Enjoying the lunch prepared by the COSCA rangers after trailwork was finished

After the work period, the volunteers gathered at Triunfo Park to enjoy a barbecue lunch prepared by the COSCA Rangers. About a dozen people won prizes in the give-away to thank the workers, including one lucky volunteer who won a Giant mountain bike. You can see more photos of the work in our gallery of trailwork photos. The trail crew leaders were COSCA rangers and volunteers from CORBA and the Santa Monica Mountains Trails Council. These folks and the organizations they represent would like to give a hearty thanks and shout-out to all the volunteers who help keep the trails in great shape for all trail users!

COSCA Annual Trailwork Day Oct 18th

Monday, September 1st, 2014

Come out and join the Conejo Open Space Conservation Agency (COSCA), CORBA, the Santa Monica Trails Council and other volunteers for the 24th Annual COSCA Trailwork Day in Thousand Oaks on October 18, 2014. The trail we will be building/repairing will be announced soon.

COSCA will treat participants to lunch afterwards and have a drawing for some great door prizes. Participants who register with our Meetup event will also be eligible for the end-of-year drawing for a Niner frame and other prizes!

For full details and to register, see our registration page. We hope to see a good turnout of local mountain bikers at this event!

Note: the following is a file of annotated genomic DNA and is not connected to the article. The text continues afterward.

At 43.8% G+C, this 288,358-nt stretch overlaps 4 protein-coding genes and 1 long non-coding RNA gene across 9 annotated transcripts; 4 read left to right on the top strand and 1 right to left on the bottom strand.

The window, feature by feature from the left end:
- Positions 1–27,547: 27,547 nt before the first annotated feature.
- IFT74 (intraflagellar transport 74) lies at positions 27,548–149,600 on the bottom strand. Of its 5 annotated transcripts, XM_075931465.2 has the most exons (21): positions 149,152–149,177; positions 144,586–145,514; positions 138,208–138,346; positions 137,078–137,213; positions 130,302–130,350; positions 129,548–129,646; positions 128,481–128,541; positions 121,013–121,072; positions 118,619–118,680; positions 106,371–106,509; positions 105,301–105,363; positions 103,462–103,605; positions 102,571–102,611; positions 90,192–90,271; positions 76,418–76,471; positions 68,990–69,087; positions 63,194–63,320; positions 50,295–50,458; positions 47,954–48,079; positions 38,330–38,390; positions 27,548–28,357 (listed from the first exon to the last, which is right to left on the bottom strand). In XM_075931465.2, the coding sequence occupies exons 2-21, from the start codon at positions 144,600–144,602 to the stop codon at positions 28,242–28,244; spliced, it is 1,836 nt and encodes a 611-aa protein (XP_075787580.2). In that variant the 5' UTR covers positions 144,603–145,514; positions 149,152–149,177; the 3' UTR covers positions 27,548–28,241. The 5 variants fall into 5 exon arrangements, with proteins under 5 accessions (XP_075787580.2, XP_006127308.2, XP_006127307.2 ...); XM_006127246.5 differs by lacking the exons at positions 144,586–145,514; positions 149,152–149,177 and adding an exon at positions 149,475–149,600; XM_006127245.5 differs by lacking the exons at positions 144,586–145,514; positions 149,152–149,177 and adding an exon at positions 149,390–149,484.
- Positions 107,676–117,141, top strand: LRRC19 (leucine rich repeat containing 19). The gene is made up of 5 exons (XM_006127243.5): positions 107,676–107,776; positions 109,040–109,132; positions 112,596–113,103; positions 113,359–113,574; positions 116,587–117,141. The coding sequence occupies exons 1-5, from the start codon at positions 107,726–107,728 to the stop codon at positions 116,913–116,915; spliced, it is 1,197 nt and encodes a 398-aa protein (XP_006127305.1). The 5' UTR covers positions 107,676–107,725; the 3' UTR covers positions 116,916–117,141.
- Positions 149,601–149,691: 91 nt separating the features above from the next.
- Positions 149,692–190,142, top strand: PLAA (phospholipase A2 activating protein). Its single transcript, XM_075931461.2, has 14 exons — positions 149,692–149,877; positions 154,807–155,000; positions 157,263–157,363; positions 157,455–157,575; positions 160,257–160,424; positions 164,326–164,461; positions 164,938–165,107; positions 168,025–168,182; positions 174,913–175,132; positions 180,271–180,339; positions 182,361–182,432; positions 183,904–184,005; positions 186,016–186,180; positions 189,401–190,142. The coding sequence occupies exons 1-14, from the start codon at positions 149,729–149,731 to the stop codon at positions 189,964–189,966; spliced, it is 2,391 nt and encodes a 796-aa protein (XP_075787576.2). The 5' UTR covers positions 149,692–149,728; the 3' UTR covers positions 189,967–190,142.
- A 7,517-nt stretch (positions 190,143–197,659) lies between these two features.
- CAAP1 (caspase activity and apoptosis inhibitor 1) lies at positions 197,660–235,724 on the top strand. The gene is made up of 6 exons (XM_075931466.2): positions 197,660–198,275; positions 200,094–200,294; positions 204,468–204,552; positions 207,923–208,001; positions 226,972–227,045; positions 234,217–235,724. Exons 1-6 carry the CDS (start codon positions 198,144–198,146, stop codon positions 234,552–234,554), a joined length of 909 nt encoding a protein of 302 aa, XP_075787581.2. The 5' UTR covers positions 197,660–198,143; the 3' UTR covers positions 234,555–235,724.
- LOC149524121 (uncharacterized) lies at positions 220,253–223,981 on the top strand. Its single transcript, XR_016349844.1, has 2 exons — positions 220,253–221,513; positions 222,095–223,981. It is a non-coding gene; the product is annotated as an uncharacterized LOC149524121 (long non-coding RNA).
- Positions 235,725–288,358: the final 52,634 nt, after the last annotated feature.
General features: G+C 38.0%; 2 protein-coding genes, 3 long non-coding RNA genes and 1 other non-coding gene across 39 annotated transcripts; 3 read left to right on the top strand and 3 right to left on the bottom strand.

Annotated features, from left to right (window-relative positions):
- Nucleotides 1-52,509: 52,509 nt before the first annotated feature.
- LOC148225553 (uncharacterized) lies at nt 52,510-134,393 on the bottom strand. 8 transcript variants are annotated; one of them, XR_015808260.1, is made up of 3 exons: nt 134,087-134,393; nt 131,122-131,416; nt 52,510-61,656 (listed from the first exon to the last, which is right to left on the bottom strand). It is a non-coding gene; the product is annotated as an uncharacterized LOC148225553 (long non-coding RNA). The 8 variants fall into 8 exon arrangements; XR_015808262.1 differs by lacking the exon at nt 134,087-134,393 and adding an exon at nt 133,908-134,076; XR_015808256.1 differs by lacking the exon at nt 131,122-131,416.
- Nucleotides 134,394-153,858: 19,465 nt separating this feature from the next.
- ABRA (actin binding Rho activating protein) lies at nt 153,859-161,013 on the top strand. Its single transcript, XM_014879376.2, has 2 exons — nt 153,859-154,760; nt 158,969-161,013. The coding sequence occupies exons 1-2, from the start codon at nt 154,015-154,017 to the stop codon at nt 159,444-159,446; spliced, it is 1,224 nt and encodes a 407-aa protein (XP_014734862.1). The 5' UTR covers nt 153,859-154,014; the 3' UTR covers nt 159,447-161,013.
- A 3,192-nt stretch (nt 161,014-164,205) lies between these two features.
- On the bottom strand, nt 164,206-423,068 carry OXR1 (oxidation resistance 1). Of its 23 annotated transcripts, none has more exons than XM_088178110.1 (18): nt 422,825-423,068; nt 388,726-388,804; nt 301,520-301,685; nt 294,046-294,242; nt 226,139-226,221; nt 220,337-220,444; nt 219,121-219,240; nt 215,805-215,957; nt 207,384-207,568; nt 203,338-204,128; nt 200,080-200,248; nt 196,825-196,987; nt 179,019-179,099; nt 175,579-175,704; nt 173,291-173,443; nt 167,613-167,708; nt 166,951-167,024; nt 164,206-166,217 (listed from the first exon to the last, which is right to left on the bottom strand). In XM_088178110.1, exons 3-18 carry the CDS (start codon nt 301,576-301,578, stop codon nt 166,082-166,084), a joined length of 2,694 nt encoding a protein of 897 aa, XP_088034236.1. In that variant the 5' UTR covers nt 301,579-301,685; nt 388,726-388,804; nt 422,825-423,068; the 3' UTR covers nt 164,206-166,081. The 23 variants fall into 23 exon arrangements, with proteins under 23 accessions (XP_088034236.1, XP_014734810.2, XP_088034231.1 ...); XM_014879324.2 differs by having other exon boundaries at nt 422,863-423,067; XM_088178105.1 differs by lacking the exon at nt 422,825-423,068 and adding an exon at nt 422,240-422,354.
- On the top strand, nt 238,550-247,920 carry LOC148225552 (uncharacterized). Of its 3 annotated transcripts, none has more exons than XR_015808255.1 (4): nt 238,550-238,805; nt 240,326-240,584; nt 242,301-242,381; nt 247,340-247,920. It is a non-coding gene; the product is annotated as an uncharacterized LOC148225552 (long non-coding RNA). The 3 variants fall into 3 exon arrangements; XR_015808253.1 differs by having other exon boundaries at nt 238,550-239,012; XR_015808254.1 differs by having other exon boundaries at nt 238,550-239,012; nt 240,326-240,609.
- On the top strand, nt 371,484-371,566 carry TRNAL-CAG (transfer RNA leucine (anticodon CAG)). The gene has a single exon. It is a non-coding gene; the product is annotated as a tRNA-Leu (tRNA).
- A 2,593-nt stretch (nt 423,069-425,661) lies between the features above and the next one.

President’s Message: The Station Fire

Thursday, June 5th, 2014

20110401-Station_Fire_sign_burning_3It has been almost five years since the Station Fire was set by arsonists along Highway 2 near the base of Mount Lukens. I was there on August 26, 2009 when it started. I was also there last week when the Station Fire General Closure Order expired. This opened up Strawberry Peak loop, a trail system that has been the focus of several different groups for the past eighteen months. Though it’s a significant milestone, there is much more to be done.

Mountain Bike Magazine Station Fire

Mountain Bike Magazine Station Fire

This takes me back to a June 2010 Mountain Bike Magazine article about the Station Fire. While the magazine is no longer published, a copy of the story is archived on our web site. Reading it will help you realize what has been accomplished since.